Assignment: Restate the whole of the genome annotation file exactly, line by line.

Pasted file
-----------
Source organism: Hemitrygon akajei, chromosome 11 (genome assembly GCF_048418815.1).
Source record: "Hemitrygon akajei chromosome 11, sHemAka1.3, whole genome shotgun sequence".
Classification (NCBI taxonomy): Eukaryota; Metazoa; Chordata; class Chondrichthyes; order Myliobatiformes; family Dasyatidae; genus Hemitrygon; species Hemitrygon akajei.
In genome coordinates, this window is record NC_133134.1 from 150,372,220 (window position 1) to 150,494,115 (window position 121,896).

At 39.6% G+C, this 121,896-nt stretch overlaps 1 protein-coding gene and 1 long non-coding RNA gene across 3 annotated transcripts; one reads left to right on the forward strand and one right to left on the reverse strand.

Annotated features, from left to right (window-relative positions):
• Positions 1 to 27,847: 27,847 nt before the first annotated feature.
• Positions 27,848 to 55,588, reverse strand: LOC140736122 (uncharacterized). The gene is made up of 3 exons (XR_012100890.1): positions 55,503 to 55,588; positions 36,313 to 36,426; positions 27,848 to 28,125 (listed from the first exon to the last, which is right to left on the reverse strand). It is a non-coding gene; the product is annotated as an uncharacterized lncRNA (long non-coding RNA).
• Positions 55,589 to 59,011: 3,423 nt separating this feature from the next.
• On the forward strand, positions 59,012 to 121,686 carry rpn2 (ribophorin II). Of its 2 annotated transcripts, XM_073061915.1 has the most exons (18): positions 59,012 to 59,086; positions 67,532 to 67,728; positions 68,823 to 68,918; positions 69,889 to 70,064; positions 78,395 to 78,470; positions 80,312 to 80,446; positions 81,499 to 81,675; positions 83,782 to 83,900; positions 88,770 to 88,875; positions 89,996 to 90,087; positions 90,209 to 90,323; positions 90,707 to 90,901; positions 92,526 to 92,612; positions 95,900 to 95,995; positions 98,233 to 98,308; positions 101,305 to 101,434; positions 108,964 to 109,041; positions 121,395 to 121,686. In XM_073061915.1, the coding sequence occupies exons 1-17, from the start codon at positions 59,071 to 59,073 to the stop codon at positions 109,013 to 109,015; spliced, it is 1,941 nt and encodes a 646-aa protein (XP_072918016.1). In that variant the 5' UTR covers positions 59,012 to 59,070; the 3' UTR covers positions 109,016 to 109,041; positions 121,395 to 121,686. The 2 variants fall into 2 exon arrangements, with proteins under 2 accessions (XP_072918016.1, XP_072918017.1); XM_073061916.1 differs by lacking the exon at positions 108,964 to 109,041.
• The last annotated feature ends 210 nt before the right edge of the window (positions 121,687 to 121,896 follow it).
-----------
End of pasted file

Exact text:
Source organism: Hemitrygon akajei, chromosome 11 (genome assembly GCF_048418815.1).
Source record: "Hemitrygon akajei chromosome 11, sHemAka1.3, whole genome shotgun sequence".
Classification (NCBI taxonomy): Eukaryota; Metazoa; Chordata; class Chondrichthyes; order Myliobatiformes; family Dasyatidae; genus Hemitrygon; species Hemitrygon akajei.
In genome coordinates, this window is record NC_133134.1 from 150,372,220 (window position 1) to 150,494,115 (window position 121,896).

At 39.6% G+C, this 121,896-nt stretch overlaps 1 protein-coding gene and 1 long non-coding RNA gene across 3 annotated transcripts; one reads left to right on the forward strand and one right to left on the reverse strand.

Annotated features, from left to right (window-relative positions):
• Positions 1 to 27,847: 27,847 nt before the first annotated feature.
• Positions 27,848 to 55,588, reverse strand: LOC140736122 (uncharacterized). The gene is made up of 3 exons (XR_012100890.1): positions 55,503 to 55,588; positions 36,313 to 36,426; positions 27,848 to 28,125 (listed from the first exon to the last, which is right to left on the reverse strand). It is a non-coding gene; the product is annotated as an uncharacterized lncRNA (long non-coding RNA).
• Positions 55,589 to 59,011: 3,423 nt separating this feature from the next.
• On the forward strand, positions 59,012 to 121,686 carry rpn2 (ribophorin II). Of its 2 annotated transcripts, XM_073061915.1 has the most exons (18): positions 59,012 to 59,086; positions 67,532 to 67,728; positions 68,823 to 68,918; positions 69,889 to 70,064; positions 78,395 to 78,470; positions 80,312 to 80,446; positions 81,499 to 81,675; positions 83,782 to 83,900; positions 88,770 to 88,875; positions 89,996 to 90,087; positions 90,209 to 90,323; positions 90,707 to 90,901; positions 92,526 to 92,612; positions 95,900 to 95,995; positions 98,233 to 98,308; positions 101,305 to 101,434; positions 108,964 to 109,041; positions 121,395 to 121,686. In XM_073061915.1, the coding sequence occupies exons 1-17, from the start codon at positions 59,071 to 59,073 to the stop codon at positions 109,013 to 109,015; spliced, it is 1,941 nt and encodes a 646-aa protein (XP_072918016.1). In that variant the 5' UTR covers positions 59,012 to 59,070; the 3' UTR covers positions 109,016 to 109,041; positions 121,395 to 121,686. The 2 variants fall into 2 exon arrangements, with proteins under 2 accessions (XP_072918016.1, XP_072918017.1); XM_073061916.1 differs by lacking the exon at positions 108,964 to 109,041.
• The last annotated feature ends 210 nt before the right edge of the window (positions 121,687 to 121,896 follow it).